Has eBay spoiled merchants with its renowned "Firehose of Traffic"

Ok... here is the deal

Traffic

Traffic

If you sell products on the Internet - It's your job to make sure buyers find and buy those products.

Simple as that.

Seems obvious, right? -  Of course it is... when one thinks about it...

Yet if this is true, if it is your job and no one elses, why do we hear so much about the dissatisfaction from sellers on almost any of the online sales venues out there, (including eBay) based on the belief that they do not get enough traffic on these external sites?

Lets look at why the world clamored to join eBay back in the day.

  1. It was easy - no shopping cart - no website - no hassle, just sign up and sell.
  2. eBay provided buyers - again, easy - no Adwords, no traffic strategies, very little SEO work - easy.
  3. Community - it was easy to feel like you were part of something, learn from others, be part of a phenomenon - belonging to something bigger than your business - it was great.

Much has been observed, and written, which indicates these attributes may have faded or gone away completely at eBay.  Not for all, certainly... but for more merchants than eBay would like to admit.  It has been mentioned in many places that over 100 members of eBay's oldest Powerselling association, PESA have left eBay completely.  100 members may not seem like much to a big conglomerate, but these were the most successful and most loyal, not to mention the most proficient merchants on the site.  When that many leave in one year, something has changed, and not in a feel good Obama way.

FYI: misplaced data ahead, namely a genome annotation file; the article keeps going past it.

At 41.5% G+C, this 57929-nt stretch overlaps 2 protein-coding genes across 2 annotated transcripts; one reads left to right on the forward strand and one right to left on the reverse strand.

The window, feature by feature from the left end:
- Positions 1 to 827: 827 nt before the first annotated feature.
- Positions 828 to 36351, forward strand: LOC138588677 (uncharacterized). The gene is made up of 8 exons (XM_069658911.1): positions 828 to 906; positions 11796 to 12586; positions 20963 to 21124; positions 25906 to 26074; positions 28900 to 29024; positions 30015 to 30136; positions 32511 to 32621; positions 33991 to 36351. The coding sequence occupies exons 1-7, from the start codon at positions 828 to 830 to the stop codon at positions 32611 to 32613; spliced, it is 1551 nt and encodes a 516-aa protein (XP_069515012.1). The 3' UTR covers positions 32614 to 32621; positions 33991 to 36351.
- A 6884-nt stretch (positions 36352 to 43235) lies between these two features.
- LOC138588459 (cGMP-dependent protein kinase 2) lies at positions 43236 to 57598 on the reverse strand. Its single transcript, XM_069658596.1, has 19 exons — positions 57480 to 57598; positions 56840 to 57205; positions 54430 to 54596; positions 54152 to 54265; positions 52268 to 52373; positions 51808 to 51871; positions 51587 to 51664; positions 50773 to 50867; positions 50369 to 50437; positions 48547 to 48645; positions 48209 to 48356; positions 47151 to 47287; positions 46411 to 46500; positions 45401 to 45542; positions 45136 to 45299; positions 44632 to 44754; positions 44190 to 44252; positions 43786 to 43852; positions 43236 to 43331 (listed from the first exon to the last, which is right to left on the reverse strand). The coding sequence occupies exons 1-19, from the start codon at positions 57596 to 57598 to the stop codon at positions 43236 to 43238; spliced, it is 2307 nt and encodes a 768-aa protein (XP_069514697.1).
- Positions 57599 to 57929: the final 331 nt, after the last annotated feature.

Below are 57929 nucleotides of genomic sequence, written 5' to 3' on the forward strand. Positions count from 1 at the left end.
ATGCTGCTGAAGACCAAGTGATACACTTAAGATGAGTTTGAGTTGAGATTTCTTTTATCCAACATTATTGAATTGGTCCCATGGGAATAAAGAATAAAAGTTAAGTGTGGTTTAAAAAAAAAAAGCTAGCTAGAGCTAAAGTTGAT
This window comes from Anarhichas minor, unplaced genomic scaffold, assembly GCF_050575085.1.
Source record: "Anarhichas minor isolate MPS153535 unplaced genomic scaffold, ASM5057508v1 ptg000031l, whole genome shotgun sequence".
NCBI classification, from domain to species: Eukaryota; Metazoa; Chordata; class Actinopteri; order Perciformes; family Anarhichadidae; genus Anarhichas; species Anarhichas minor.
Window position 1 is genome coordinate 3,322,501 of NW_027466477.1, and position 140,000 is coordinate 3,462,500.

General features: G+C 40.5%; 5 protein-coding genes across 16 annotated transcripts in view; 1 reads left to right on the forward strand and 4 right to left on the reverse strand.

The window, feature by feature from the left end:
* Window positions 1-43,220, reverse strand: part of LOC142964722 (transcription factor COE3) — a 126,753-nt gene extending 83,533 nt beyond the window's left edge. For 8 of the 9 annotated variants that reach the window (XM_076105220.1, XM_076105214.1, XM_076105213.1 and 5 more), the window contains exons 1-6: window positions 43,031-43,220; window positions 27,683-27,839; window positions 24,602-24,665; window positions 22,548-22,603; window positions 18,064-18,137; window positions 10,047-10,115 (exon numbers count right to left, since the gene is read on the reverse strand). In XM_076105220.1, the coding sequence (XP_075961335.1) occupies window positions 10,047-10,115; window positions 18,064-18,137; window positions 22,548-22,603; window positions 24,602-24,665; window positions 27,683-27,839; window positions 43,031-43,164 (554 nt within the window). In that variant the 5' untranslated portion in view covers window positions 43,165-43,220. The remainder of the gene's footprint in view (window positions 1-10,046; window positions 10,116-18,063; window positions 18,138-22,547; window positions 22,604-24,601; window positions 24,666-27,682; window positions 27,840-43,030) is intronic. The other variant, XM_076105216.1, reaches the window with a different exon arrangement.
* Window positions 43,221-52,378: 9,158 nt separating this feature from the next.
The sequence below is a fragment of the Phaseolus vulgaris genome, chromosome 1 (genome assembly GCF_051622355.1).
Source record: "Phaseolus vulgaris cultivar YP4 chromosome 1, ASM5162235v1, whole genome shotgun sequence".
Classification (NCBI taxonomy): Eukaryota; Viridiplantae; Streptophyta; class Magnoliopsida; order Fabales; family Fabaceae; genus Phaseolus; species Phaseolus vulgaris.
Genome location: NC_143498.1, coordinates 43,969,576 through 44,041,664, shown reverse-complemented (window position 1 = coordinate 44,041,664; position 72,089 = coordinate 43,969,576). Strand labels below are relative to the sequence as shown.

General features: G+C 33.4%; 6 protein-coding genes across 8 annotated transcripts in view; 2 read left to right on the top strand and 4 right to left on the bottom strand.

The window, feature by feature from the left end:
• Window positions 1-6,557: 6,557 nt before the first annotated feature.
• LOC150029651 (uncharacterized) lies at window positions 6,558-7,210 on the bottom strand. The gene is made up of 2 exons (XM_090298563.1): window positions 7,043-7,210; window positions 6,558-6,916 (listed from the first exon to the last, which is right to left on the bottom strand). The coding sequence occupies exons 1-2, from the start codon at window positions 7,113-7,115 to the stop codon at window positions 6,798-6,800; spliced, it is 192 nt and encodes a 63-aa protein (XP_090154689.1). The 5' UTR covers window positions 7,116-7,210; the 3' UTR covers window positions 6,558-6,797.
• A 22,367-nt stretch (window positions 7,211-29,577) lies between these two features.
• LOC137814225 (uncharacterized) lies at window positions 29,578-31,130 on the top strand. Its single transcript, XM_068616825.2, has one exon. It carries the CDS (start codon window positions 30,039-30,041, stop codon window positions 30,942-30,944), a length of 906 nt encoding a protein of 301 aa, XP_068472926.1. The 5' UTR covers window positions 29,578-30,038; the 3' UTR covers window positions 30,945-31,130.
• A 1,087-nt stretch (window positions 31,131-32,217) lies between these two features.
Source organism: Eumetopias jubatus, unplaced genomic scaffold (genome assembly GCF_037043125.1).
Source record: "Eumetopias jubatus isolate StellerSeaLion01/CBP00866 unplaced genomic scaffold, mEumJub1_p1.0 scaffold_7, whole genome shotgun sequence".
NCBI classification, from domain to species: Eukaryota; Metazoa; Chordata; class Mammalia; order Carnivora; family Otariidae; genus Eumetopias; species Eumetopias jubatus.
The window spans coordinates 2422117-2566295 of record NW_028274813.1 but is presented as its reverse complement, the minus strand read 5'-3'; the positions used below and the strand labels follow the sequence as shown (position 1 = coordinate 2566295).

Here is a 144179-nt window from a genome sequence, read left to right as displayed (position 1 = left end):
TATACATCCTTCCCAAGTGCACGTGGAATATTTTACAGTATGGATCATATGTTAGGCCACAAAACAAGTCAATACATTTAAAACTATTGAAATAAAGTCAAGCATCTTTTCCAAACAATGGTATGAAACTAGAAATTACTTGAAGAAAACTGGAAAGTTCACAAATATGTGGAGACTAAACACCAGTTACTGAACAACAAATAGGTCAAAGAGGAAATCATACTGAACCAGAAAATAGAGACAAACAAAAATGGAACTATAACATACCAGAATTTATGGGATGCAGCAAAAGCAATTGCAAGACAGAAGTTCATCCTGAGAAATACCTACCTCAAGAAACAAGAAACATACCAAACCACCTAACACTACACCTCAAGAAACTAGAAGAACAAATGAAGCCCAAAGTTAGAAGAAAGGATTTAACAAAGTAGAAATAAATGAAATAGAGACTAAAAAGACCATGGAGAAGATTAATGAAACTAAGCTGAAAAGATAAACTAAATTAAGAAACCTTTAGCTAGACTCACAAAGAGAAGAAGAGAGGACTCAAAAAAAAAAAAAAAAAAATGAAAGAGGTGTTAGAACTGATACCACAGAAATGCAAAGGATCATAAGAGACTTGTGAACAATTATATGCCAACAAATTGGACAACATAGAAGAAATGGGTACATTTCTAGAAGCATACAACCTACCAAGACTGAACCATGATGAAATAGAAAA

Now lets agree...

  1. eBay is still easy to list product on, but not nearly as easy to sell product consistently as it once was. The playing field has not just changed, it has been altered in such a drastic way that the goal posts are no longer within the field of play.  This does not mean that with the right kicker, you can't convert, but your team has to be firing on all cylinders to compete in the big game.
  2. Buyers are not easy to find - anywhere. Commerce continues, but the days of a setting up shop in one strip mall on the main drag in town have pretty much ended.  To succeed, one must place themselves within many streams of traffic. One venue selling is akin to committing suicide before you open shop.
  3. Community - any community left at eBay is less than inspirational. Time to find your own select group of respected mentors and colleagues. Some call this a mastermind group, others call it the Rotary. Whatever you call it, the eBay discussion groups are not the place to look.  Join PESA /ECMTA or some other ecommerce group, find like minded individuals who can help you find the best way to your goal. Listening to people gripe and complain will only lead to much ado about nothing.

eBay has spoiled merchants with its renowned "Firehose of Traffic"

Now that the "fire hose" may be more like a garden hose for some merchants it seems everyone wants to point fingers and call foul.  OK - Reality check - here it is, you ready?

eBay does not owe you anything.